Loretta Lou, Department of Sociology, University of Warwick
Each year, capital cities around the world welcome the new year with spectacular fireworks displays. Although few of us would associate this annual tradition with environmental pollution, scientists have found that fireworks are responsible for high concentrations of airborne particles that are more toxic than from traffic sources. Moreover, fireworks pollution doesn’t just affect the atmosphere. As King’s College Lecturer Gary Fuller points out, ‘what goes up has to come down. Fireworks that fall to the ground contain residues of unburnt propellants and colourants, while particle pollution in the air eventually deposits on the ground or gets washed out by rain. Some of this finds its way into lakes and rivers, where percolate has been linked to thyroid problems, causing limits to be set for drinking water in some US states.’
Despite its environmental cost, fireworks pollution has attracted little media attention in the U.K. By contrast, fireworks bans have been underway in parts of the world where toxic smog is a daily struggle.
Despite its environmental cost, fireworks pollution has attracted little media attention in the U.K. By contrast, fireworks bans have been underway in parts of the world where toxic smog is a daily struggle. In Tianjin, China, fireworks are forbidden from 1 January 2018 amid China’s efforts to fight air pollution in the Beijing-Tianjin-Hebei (BTH) region. Last year, India’s Supreme Court reinstated a ban on the sale of fireworks in New Delhi and its nearby regions when air pollution reached a breaking point after the Diwali celebrations in 2016. In the tech world, growing awareness of fireworks pollution has prompted Intel to develop new technologies like the drone light shows, which could be used to replace today’s toxic fireworks.
While ‘detoxing’ fireworks may seem a strange idea for most people, many of us have heard of the idea of a ‘new year’s detox’—a widely marketised health ritual that claims to flush out toxins from the body through the consumption of certain foods and supplements. The underlying assumption of this marketing strategy is that our bodies can accumulate toxins from various sources on a daily basis and the new year provides a great incentive to ‘unload’ such ‘toxic burden’.
What I find most interesting about these two new year’s rituals is the complex process in which toxins are understood and made visible by the wider public—a theme that my colleagues and I are going to explore in our upcoming workshop in May 15-16, 2018. Relevant to this is the notion of ‘chemical intimacies’—a theoretical and methodological framework that Jaworski uses to make sense of people’s experience and narratives of chemical (in)sensitivities amid subtle ‘chemical background noise’ (Shapiro 2015). Research that traces chemical intimacies ask how feelings, sensations, reasoning, and relatedness figure in the process and the politics of recognising toxic exposure. How important are each of them? Although fireworks pollution is backed by a number of scientific studies, its toxic effect seems to be offset by the exhilaration that fireworks afford us. Its ephemeral nature also makes the problem appears as less serious because the pollution that fireworks generate is considered as only temporary, thus less closely related to our everyday life. In contrast, the idea that our bodies are exposed to toxins on a daily basis resonates with our common experience, even though it is unclear what these toxins are, common sense tells us that repeated exposure to poisonous substances—whether it is by ingestion or by inhalation—has far more serious consequence than temporary exposure. As these two examples make clear, what counts as an exposure and how toxins are recognized determine our actions, or lack thereof.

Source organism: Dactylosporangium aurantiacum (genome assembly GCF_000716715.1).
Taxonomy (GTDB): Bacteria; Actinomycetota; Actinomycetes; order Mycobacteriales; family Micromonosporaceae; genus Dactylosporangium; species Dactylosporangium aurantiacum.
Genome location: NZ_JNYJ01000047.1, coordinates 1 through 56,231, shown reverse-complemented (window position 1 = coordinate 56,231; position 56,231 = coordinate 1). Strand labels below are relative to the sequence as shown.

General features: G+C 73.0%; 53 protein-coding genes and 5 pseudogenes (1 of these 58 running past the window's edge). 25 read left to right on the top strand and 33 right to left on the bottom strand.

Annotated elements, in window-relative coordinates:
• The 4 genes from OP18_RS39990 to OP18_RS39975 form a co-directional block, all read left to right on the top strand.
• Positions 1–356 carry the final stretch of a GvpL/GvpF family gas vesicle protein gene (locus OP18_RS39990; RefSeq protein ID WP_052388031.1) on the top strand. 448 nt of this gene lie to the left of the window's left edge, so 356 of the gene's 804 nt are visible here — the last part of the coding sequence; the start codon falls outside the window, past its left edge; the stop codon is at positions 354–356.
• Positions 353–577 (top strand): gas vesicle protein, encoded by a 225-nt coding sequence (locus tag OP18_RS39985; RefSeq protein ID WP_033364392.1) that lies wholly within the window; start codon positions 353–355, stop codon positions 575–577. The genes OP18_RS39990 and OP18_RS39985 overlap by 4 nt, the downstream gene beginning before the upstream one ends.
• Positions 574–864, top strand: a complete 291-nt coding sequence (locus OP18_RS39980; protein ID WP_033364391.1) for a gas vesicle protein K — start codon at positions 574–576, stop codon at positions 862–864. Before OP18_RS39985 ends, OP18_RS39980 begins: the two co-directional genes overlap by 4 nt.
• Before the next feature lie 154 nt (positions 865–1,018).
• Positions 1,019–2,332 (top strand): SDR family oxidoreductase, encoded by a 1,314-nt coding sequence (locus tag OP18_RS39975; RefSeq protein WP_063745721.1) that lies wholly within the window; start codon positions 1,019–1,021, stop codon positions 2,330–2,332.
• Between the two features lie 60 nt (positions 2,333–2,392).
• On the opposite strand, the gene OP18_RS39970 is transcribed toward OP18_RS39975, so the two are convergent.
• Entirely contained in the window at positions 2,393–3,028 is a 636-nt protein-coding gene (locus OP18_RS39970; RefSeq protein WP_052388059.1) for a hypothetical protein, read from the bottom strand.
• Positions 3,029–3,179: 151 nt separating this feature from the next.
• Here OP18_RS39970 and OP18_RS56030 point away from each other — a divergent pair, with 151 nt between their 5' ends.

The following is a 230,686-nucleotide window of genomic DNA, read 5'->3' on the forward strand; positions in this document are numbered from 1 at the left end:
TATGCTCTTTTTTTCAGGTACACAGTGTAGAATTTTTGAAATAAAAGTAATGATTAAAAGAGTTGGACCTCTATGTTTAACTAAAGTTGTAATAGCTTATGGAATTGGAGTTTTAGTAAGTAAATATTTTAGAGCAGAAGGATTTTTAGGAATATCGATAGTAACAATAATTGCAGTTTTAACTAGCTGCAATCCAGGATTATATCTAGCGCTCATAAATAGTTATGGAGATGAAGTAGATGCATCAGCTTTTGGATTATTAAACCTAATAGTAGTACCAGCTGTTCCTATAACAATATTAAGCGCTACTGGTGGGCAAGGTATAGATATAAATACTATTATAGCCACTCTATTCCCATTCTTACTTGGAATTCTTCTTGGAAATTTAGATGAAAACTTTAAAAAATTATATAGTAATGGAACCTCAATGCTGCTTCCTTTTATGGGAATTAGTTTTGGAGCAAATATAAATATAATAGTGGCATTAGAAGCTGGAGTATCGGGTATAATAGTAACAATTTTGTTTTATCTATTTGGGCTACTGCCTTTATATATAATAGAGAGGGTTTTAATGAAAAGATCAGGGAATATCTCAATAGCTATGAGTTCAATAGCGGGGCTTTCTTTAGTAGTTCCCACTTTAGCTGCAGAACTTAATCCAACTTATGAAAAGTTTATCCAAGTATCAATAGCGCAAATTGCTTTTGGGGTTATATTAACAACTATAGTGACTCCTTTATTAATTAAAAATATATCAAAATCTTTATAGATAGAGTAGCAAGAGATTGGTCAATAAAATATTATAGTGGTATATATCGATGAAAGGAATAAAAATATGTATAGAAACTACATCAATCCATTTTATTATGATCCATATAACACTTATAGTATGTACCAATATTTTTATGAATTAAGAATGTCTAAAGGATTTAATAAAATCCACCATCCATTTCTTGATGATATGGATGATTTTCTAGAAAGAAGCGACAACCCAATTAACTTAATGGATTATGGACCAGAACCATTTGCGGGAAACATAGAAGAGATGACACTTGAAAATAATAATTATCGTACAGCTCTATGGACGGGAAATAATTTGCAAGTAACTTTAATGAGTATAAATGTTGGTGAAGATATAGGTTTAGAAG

In our first issue in 2018, we present three articles on the experience of toxic exposure in Greater China. Paul Jobin, Hsin-hsing Chen, and Yi-ping Lin bring us a detailed report on a recent verdict on a toxic-tort class action in Taiwan, followed by a discussion of the challenges and reward of ‘translating toxic exposure’ as STS scholars. Next we have Rowan Alcock, who argues that a new ‘down to the countryside movement’ might help reduce China’s over-reliance on chemical fertilizer, which obviously has adverse environmental impact. Finally, Fangfang Li explores the social and cultural meanings of air pollution and calls for a social and humanitarian response.
Following the publication of our first translation in the previous issue, we are delighted to publish the Chinese translation of Jobin, Chen, and Lin’s report in this issue. In doing so we hope Toxic News would reach out to a more diverse readership in the future. Speaking of impact and outreach, I am pleased to announce that the animation about our Toxic Expertise project is now live and you can view the video via this link!
Editorial note: The Toxic Expertise Project is currently accepting submissions for its third annual workshop at the University of Warwick. More information on how to apply can be found here.
Image Credit: Y, Caradec – Flickr